A report by the U.S. Government Accountability Office (GAO) suggests the Medicare Trust Fund could save billions if the Centers for Medicare and Medicaid Services (CMS) would adjust payments for Medicare Advantage plans to more accurately reflect the health of those enrollees. The problem, according to the report, is Medicare pays Medicare Advantage plans a predetermined amount for each beneficiary based on risk scores, which are adjusted for health status. The methodology CMS uses to come up with the risk scores has led to overpayments to these plans.
CMS has been working to correct the problem, but not enough. By more accurately paying for beneficiaries, the Medicare program would have saved between $3.2 to $5.1 billion in Medicare Advantage plan payments from 2010 to 2012, according to the GOA report.
While Congress took action through the Affordable Care Act in 2010 to reduce excessive payments to private plans, CMS continues to use the risk score adjustment of 3.4 percent it used in 2010, ’11 and ’12. CMS officials have said they may revisit their methodology in the future.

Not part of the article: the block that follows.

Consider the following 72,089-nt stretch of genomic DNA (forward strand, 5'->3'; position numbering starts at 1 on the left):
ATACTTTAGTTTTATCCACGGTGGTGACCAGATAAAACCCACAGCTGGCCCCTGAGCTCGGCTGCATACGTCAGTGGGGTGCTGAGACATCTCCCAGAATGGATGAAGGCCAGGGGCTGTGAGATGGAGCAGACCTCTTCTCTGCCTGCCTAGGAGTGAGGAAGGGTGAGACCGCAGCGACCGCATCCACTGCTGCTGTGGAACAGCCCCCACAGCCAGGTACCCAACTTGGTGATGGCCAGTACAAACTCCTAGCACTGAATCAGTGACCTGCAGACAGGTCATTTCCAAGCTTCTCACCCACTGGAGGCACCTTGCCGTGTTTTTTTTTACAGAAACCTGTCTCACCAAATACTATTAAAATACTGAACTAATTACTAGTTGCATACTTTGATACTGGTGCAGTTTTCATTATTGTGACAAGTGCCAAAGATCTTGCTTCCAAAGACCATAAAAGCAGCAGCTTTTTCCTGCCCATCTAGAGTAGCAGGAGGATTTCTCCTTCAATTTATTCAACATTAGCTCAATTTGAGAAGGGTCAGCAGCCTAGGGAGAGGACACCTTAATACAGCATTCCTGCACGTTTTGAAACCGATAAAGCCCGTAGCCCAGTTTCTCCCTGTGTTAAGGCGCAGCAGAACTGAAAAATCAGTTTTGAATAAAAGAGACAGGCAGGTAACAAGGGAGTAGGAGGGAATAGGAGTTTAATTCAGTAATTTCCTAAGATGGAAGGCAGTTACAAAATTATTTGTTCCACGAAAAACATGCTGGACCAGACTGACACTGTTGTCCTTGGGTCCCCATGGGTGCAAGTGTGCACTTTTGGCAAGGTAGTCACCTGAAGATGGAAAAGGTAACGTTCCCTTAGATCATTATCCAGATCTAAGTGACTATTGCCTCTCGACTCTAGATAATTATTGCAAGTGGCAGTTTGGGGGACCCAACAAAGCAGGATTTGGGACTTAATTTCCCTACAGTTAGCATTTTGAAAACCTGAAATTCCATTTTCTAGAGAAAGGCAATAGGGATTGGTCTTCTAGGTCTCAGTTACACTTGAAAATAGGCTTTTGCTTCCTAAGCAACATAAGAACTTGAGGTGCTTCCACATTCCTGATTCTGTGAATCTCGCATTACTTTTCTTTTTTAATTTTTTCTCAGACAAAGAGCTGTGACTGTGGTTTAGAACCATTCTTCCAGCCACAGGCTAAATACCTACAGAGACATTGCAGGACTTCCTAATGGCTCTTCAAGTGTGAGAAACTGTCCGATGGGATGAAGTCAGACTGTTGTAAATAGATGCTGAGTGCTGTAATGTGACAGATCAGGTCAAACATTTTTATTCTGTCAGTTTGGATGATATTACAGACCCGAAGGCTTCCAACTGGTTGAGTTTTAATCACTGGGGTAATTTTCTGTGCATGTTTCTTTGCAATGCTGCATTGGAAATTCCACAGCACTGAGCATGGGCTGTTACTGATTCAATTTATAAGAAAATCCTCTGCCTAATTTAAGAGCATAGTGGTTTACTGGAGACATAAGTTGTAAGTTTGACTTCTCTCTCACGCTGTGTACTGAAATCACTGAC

Recently, Energy and Commerce Ranking Member Henry A. Waxman, along with Ways and Means Ranking Member, Sander Levin, released an update to the GAO report. Waxman and Levin point out interesting inconsistencies in what the plans report. They say documented evidence shows that Medicare Advantage plans tend to report higher patient severity than is supported by medical records. The evidence also shows reported patient severity increases faster than for comparable patients in traditional fee-for-service Medicare.
More information for Medicare fraud is located at the Nolan Auerbach & White website.